Europe was in luck because the crucial beasts of burden (and mobile sources of protein) were spread to them from close quarters in the mid-East. That is the crucial advantage the West had.

PS. OK India had the elephant (which must always be caught wild and cannot be bred in captivity like our domestic stock).



[edit on 25-4-2010 by halfoldman]



posted on Apr, 26 2010 @ 10:34 AM
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Books haven't changed because the "Black Athena" is simply wrong.

So... how do I know?

We have tens of thousands of skeletons of these people. There are distinct differences in the bones of the skull of the sub-Saharan people and the Mediterranean people.

Wikipedia has an article on it (completely NON-understandable unless you know human anatomy terms)
en.wikipedia.org...



posted on Apr, 26 2010 @ 12:36 PM
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And Byrd deflates another (pipe) dream!

Harte



posted on Apr, 27 2010 @ 07:52 PM
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reply to post by halfoldman
 


There's "challenging" and there's "crippling" environment out there. Deserts like the Kalahari and frozen worlds like the arctic are challenging by today's standards, they were "forbidding" millennia ago.

Take the early humans out of Africa, what do you have? Basically, a hairless ape, intelligent but physically not adapted to cope with climates like the Mediterranean one (especially during the winter). So, he will need some technology to overcome, that's clothes (no, I don't think the image of early humans sporting bear skins is correct, there;s evidence of needle use from around 40,000 years ago that suggests "tailoring" of clothes). Add to that the sparser food sources in such climates (if you take out the herds of animals like sheep and/or cattle you are left with little, compared to a tropical climate) which creates the need for a more steady supply of food. All these are pressing factors that drive civilization forward. In Africa most of those factors were not at play so there was no need for advancements in those "fields", at least not to the extent it was needed in colder areas (Europe, Mesopotamia, Central Asia, to name a few).

Another factor that creates this kind of pressure is overpopulation. While it was easier to "battle" this early on (simply, expand to another area while they are empty) it became a problem later on, a problem that led to the development of agriculture as a way to feed large populations with minimal effort - minimal when compared to hunter-gatherer techniques. Or, we have all missed the ancient fields of the sub-Saharan Africa? Maybe there were in the Horn of Africa, if climate and water availability permitted it, but I haven't heard of extensive agricultural practices before regular contacts with Mediterraneans (Egyptians at first, Greeks and Romans later).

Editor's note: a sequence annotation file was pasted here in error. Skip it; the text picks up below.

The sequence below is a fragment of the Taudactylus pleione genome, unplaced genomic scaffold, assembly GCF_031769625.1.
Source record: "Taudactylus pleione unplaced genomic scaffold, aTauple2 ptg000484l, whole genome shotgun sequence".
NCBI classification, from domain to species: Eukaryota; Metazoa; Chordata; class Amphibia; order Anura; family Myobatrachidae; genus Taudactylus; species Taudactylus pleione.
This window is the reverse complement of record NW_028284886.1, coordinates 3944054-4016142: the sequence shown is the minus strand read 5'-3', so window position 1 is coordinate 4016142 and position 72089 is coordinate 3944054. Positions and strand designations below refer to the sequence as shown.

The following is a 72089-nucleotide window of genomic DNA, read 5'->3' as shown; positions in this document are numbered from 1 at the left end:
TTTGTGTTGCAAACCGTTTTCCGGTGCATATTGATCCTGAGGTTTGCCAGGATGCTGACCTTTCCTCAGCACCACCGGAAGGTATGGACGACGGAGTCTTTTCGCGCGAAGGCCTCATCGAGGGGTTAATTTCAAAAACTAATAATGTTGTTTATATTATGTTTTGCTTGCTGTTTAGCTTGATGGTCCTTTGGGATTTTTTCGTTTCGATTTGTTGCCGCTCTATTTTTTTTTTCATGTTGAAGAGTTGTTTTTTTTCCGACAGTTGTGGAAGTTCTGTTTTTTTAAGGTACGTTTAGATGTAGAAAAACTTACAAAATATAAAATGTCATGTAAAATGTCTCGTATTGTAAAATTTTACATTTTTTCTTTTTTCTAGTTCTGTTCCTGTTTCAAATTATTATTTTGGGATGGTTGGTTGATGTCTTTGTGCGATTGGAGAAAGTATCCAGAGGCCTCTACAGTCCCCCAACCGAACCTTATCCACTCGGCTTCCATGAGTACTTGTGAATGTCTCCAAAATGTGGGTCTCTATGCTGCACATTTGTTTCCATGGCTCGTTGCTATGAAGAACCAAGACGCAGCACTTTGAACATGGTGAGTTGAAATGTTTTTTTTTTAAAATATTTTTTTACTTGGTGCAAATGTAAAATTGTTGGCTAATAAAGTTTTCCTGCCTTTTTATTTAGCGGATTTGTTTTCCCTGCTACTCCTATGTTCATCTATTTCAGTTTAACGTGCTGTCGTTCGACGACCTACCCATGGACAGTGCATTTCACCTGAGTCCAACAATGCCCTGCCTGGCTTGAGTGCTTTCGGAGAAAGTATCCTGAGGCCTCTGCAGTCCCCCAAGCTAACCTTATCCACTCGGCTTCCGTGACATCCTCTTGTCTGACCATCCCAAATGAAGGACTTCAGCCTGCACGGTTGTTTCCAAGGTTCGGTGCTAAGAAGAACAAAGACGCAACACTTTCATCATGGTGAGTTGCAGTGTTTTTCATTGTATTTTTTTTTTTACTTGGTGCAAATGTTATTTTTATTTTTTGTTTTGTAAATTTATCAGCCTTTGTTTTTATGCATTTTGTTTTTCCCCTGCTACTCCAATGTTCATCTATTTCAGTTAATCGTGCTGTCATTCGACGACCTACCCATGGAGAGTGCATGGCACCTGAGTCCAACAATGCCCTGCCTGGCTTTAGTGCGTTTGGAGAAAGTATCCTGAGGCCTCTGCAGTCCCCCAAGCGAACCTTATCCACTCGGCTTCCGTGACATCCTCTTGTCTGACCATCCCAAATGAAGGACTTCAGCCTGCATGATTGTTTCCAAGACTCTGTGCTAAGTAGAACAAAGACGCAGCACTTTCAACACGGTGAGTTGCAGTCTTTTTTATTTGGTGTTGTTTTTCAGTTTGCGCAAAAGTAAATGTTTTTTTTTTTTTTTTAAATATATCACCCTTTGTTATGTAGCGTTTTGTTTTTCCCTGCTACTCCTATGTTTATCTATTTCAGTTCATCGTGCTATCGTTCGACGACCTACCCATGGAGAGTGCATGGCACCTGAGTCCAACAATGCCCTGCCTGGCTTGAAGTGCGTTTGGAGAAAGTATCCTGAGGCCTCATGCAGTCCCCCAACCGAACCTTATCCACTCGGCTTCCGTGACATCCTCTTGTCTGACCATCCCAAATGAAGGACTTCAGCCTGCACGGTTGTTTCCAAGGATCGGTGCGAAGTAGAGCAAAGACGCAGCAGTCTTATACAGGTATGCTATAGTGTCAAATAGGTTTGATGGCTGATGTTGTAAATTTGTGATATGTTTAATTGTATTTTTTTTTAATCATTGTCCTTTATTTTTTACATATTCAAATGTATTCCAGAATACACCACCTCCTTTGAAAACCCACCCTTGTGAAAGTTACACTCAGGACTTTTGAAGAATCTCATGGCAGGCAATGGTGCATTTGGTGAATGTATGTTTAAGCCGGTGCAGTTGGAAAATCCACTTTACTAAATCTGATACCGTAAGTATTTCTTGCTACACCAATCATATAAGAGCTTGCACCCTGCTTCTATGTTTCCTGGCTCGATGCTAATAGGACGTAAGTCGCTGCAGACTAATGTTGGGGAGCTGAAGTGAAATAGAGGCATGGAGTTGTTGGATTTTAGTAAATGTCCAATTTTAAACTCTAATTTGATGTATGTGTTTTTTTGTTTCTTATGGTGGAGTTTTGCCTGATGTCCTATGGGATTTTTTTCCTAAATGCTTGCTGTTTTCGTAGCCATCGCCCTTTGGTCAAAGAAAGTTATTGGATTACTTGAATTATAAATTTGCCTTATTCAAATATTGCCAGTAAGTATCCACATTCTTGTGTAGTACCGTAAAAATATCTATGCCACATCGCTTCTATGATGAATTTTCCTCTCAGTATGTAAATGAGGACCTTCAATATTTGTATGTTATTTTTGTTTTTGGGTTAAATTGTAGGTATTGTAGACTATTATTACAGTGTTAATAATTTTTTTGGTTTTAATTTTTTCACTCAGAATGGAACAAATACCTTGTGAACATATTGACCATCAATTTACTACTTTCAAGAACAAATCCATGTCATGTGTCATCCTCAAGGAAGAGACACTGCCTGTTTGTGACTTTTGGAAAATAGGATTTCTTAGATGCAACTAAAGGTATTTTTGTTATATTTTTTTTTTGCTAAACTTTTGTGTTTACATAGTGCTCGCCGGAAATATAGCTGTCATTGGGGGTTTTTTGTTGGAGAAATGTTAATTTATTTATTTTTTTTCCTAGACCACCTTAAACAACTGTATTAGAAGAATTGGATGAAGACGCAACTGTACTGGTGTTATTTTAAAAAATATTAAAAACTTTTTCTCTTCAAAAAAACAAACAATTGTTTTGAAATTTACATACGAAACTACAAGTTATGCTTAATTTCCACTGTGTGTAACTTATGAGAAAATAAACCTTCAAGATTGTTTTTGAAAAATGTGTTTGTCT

I will need you to define the "age of exploration" please. If by that you mean 15th-16th century (500 years ago), then I must say that you have been mislead in believing that. America aside (the Vikings, that reached it 500 years before Chris did, didn't last long enough), Australia aside (not sure if the Chinese or Indians had discovered it and kept it a secret, let's say they didn't), the rest of the world had contacts, quite regular ones and quite early on. The Romans traded for silk with the Chinese, for ivory with the Indians (and Africa). The Greeks had also trading posts in the west coast of India as early as the 3rd century BC. Phoenician sailors had sailed all around the Mediterranean and most probably beyond that at times before the 10th century BC. There are Egyptian records for a circumnavigation of Africa chartered by a pharaoh (whose name escapes me right now, it sounded something like Nekhu) which was undertaken by Phoenician sailors. Alexander the Great's naval commander (Nearhos was it?) reached the Indian ocean (and possibly discovered the Maldives, if his records are correct about relative locations).

And those are the contacts we have proof for. There might have been earlier contacts, which may be implied by the level some of them were developed, but there is no undisputed proof. There was also a "hall of records" the mere existence of which showed how well big parts of the world were known, in detail, in ancient times - the Library in Alexandria. So, you don't need Columbus or De Gama to have extensive contacts with remote parts of the world (again, America and Australia aside, there is no indication that there were such contacts in truly ancient times).



posted on Apr, 27 2010 @ 08:04 PM
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Originally posted by Byrd
Books haven't changed because the "Black Athena" is simply wrong.

So... how do I know?

We have tens of thousands of skeletons of these people. There are distinct differences in the bones of the skull of the sub-Saharan people and the Mediterranean people.

Wikipedia has an article on it (completely NON-understandable unless you know human anatomy terms)
en.wikipedia.org...



Well, the Black Athena doesn't so much say that Africans actually colonized Greece. It argues that North African (Egyptian, Moorish) knowledge found its way to Greece and helped to found the peak of that civilization.



posted on Apr, 27 2010 @ 08:18 PM
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reply to post by Maegnas
 

The Mediterranean climate is a mild and sought after climate.
Archeological evidence proves that the Bushmen were living in deserts over 10 000 years ago. The Jahgan and Ona people (www.trivia-library.com...) lived mostly naked on the very sub-arctic tip of South America. The Aborigines in Australia lived in the most inhospitable deserts of Australia for millenia.
Still today, modern people cannot live there for long.
Futhermore I base my studies on: "Guns, Germs and Steel" en.wikipedia.org...

As for pre-Columbian and other pre-official history exploration - I agree entirely. The very similarities of ancient civilizations from China, India, Egypt and Central America are surely some kind of proof that contact was widespread at some stage.



[edit on 27-4-2010 by halfoldman]